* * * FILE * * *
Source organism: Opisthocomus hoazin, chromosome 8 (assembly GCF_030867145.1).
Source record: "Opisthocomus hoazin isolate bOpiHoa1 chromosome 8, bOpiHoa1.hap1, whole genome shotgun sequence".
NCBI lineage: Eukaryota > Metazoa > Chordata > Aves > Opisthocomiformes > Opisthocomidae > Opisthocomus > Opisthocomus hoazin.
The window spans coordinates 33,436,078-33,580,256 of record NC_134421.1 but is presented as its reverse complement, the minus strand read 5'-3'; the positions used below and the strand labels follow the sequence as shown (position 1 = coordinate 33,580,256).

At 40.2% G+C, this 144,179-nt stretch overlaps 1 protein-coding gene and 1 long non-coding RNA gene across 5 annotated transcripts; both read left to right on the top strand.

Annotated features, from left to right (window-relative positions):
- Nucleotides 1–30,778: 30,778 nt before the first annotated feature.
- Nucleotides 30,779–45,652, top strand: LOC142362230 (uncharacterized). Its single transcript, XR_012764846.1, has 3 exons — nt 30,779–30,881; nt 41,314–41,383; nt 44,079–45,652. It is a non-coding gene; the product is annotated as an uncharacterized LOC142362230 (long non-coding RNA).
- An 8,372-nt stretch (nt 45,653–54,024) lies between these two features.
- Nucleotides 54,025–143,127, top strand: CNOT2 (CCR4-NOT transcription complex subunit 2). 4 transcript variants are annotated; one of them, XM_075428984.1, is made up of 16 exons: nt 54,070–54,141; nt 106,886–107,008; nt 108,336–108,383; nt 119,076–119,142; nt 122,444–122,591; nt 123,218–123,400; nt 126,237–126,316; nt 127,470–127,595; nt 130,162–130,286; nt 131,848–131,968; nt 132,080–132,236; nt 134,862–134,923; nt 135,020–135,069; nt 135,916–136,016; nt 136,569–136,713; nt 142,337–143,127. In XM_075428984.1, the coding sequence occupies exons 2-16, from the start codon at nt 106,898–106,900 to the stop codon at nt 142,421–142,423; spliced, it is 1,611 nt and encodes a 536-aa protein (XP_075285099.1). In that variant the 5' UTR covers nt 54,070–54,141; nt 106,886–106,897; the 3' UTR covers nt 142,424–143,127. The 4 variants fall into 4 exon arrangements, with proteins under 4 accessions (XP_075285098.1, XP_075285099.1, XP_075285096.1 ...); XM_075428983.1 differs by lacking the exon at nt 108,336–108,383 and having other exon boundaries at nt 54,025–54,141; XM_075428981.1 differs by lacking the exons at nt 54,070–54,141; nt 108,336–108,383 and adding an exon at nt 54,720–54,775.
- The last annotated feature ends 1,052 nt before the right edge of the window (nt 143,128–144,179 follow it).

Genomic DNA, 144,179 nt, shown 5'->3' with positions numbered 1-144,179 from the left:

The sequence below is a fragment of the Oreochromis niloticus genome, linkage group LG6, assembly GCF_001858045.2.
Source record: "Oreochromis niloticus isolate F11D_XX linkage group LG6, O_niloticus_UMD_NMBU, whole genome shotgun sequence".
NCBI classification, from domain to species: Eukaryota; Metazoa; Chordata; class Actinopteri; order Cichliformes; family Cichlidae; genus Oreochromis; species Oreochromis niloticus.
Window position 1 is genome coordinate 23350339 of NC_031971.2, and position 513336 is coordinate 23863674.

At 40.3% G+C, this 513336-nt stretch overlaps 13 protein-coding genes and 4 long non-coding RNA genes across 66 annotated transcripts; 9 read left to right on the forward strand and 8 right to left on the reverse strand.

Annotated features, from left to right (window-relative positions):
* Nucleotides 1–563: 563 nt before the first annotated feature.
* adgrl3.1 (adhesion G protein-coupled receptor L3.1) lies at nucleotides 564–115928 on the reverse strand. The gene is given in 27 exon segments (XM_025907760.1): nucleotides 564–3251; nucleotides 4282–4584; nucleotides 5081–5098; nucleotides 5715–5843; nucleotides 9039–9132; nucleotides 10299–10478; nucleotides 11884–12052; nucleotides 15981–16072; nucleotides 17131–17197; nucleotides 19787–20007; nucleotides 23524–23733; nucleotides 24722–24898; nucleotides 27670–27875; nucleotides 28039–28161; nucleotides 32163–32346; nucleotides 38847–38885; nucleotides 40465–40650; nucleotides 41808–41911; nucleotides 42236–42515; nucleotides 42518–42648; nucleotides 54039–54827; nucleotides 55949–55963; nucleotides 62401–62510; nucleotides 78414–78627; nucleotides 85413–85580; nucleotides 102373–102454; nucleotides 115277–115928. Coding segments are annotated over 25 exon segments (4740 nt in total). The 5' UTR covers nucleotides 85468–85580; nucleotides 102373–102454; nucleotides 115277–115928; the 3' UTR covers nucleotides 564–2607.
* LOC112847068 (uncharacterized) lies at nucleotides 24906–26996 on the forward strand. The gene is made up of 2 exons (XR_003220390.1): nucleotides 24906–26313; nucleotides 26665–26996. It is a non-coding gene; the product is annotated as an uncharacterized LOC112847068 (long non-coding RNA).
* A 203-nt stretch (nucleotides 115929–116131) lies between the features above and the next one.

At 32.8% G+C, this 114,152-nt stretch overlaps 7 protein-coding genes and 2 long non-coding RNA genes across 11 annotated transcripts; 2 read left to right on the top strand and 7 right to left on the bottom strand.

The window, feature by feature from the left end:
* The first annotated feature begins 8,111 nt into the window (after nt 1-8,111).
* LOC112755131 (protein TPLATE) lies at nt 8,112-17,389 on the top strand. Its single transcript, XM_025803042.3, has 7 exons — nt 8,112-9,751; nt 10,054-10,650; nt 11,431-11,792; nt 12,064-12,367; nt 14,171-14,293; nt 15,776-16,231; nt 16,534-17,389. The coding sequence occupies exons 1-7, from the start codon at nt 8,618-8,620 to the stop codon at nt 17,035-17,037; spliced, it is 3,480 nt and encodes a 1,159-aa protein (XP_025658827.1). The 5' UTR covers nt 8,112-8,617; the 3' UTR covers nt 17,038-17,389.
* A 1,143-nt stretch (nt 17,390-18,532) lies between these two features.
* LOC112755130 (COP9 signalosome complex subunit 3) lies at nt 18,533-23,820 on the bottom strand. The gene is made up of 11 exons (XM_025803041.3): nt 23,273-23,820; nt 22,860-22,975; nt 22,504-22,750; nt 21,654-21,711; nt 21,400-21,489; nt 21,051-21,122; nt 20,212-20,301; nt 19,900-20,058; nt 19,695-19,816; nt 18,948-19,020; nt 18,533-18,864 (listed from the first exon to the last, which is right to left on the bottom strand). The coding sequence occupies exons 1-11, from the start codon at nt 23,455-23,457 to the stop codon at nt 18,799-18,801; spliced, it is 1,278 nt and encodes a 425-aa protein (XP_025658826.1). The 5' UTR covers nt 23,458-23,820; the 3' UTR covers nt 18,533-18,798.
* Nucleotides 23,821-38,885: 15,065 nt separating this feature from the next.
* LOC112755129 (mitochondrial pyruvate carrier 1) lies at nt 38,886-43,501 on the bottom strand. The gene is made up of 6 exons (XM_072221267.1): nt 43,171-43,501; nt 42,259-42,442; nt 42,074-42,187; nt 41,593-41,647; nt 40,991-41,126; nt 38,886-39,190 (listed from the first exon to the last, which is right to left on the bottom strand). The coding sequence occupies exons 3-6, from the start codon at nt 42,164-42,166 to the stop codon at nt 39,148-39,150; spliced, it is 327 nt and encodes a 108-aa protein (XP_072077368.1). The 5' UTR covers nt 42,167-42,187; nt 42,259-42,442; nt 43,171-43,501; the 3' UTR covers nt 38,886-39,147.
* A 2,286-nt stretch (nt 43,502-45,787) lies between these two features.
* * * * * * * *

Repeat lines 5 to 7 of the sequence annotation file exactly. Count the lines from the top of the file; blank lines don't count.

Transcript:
At 40.2% G+C, this 144,179-nt stretch overlaps 1 protein-coding gene and 1 long non-coding RNA gene across 5 annotated transcripts; both read left to right on the top strand.

Annotated features, from left to right (window-relative positions):
- Nucleotides 1–30,778: 30,778 nt before the first annotated feature.